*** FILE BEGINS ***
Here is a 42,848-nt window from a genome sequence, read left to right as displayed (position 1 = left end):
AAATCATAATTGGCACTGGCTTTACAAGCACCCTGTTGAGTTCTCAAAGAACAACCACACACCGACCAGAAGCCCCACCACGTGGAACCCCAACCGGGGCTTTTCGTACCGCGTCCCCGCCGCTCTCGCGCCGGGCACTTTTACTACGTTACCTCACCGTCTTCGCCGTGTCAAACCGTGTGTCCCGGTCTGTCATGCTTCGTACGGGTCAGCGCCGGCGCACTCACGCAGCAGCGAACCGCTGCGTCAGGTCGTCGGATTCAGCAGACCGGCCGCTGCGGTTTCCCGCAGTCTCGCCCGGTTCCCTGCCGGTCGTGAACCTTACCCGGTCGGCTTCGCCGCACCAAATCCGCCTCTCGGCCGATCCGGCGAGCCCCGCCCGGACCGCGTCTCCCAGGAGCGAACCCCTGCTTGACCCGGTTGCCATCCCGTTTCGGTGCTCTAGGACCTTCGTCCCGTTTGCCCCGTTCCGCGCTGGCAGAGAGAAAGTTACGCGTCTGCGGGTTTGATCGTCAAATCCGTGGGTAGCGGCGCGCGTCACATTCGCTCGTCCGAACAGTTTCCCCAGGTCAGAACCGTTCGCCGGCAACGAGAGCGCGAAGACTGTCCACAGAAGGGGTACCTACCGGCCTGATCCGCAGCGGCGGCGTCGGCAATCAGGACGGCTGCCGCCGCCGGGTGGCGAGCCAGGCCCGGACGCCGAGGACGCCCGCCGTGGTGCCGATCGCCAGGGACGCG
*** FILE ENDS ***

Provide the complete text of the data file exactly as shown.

Here is a 42,848-nt window from a genome sequence, read left to right as displayed (position 1 = left end):
AAATCATAATTGGCACTGGCTTTACAAGCACCCTGTTGAGTTCTCAAAGAACAACCACACACCGACCAGAAGCCCCACCACGTGGAACCCCAACCGGGGCTTTTCGTACCGCGTCCCCGCCGCTCTCGCGCCGGGCACTTTTACTACGTTACCTCACCGTCTTCGCCGTGTCAAACCGTGTGTCCCGGTCTGTCATGCTTCGTACGGGTCAGCGCCGGCGCACTCACGCAGCAGCGAACCGCTGCGTCAGGTCGTCGGATTCAGCAGACCGGCCGCTGCGGTTTCCCGCAGTCTCGCCCGGTTCCCTGCCGGTCGTGAACCTTACCCGGTCGGCTTCGCCGCACCAAATCCGCCTCTCGGCCGATCCGGCGAGCCCCGCCCGGACCGCGTCTCCCAGGAGCGAACCCCTGCTTGACCCGGTTGCCATCCCGTTTCGGTGCTCTAGGACCTTCGTCCCGTTTGCCCCGTTCCGCGCTGGCAGAGAGAAAGTTACGCGTCTGCGGGTTTGATCGTCAAATCCGTGGGTAGCGGCGCGCGTCACATTCGCTCGTCCGAACAGTTTCCCCAGGTCAGAACCGTTCGCCGGCAACGAGAGCGCGAAGACTGTCCACAGAAGGGGTACCTACCGGCCTGATCCGCAGCGGCGGCGTCGGCAATCAGGACGGCTGCCGCCGCCGGGTGGCGAGCCAGGCCCGGACGCCGAGGACGCCCGCCGTGGTGCCGATCGCCAGGGACGCG